You see the pleas all the time, give a few dollars a month to help sick kids, or write a check to feed a family. So how do you know who's legit and who's just out for a buck? Turn to a familiar place, now on the Internet, and do your homework. The Better Business Bureau. They're updating their presence on the 'Web with a catchy slogan that's good advice. "Investigate before you donate." In typical BBB fashion, they haven't yet put up big red flags about bad charities, but they do give you information to help you decide if you want to donate.
If you're serious about checking a charity, start with those standards. They're a little wordy, obviously written for, and by, lawyers. But they set the tone for the rest of the information. When you're done with that, check out the alphabetical list of hundreds of charities competing for your hard-earned cash. I first picked a name we all know well, the American Red Cross. They list basic information about the charity, location, and general purpose. But the next, and possibly most important thing, is the line "...the American Red Cross meets the CBBB standards." They passed the test. You could stop there, but remember there have been a few controversies over the years about things Red Cross does. This site lists some of the concerns, and how the Red Cross is addressing them. For my money, this is one of the most important sections. Any charity can have problems, but if they're very publicly admitting, and explaining the changes, I'm more impressed.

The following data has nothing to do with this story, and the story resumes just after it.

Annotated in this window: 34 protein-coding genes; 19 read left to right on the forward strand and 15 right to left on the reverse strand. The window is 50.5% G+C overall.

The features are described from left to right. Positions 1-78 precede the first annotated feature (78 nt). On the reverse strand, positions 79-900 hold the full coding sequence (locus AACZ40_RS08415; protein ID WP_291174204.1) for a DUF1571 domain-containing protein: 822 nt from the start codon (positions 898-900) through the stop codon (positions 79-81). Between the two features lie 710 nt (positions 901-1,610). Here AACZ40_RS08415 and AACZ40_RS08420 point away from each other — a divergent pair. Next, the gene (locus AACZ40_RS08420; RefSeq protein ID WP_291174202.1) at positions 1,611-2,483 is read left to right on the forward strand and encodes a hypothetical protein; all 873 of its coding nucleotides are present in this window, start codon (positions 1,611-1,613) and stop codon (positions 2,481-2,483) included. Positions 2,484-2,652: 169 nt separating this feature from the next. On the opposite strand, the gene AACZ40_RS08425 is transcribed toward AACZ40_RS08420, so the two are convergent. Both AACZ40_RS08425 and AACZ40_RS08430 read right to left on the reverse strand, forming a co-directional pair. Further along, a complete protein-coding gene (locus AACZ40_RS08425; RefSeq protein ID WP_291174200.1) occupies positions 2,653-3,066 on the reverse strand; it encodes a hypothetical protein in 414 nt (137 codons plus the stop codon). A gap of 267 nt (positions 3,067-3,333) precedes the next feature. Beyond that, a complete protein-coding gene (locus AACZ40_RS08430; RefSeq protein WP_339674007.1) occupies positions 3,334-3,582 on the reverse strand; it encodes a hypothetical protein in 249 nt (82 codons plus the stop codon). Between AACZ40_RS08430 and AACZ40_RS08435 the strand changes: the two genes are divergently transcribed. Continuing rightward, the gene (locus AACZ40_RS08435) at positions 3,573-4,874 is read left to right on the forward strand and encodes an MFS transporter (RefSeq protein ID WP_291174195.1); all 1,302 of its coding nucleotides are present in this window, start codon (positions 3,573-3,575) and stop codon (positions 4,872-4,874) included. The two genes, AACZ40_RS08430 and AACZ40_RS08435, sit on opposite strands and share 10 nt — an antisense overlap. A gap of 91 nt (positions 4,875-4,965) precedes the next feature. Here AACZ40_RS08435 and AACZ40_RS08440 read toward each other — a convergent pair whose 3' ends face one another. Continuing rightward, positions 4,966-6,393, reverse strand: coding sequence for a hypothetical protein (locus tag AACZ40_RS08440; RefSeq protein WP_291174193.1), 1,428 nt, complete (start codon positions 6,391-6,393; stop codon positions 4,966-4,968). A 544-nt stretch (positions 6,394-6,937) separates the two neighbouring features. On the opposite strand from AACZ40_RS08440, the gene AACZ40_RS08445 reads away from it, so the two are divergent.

Let's take a look at another you know. United Way. They are not all created equal, but this gives a good look at the national picture. It meets the standards, and again, is working to improve on that. But scroll down for the solid information. You'll see some pretty hefty numbers on what United Way spends to spread the word and collect money. The top official's salary, which in this case is half a million dollars. People are always questioning those numbers, and rightly so. Keep going down for some perspective. The pie chart is a graphic example. Only 5% of the money United Way takes in goes to administration. Ninety-five cents of every dollar you donate goes to the programs United Way supports.
Take a look at another. Greenpeace. For some reason, they won't answer the questions, won't divulge where the money's coming from or where it's going. The BBB doesn't say don't donate, they just say decide for yourself.
Here's an easier decision. The American Sheriff's Association. Problems from the start. It does not meet the BBB criteria, and there are lots of reasons why. Skim through them. There's even a mention of legal action against them. But here's a real problem. That pie chart? This association spent 11% of donations on administration, 88% on collecting more money, and only 1% on the programs they set out to do. One penny on every dollar donated.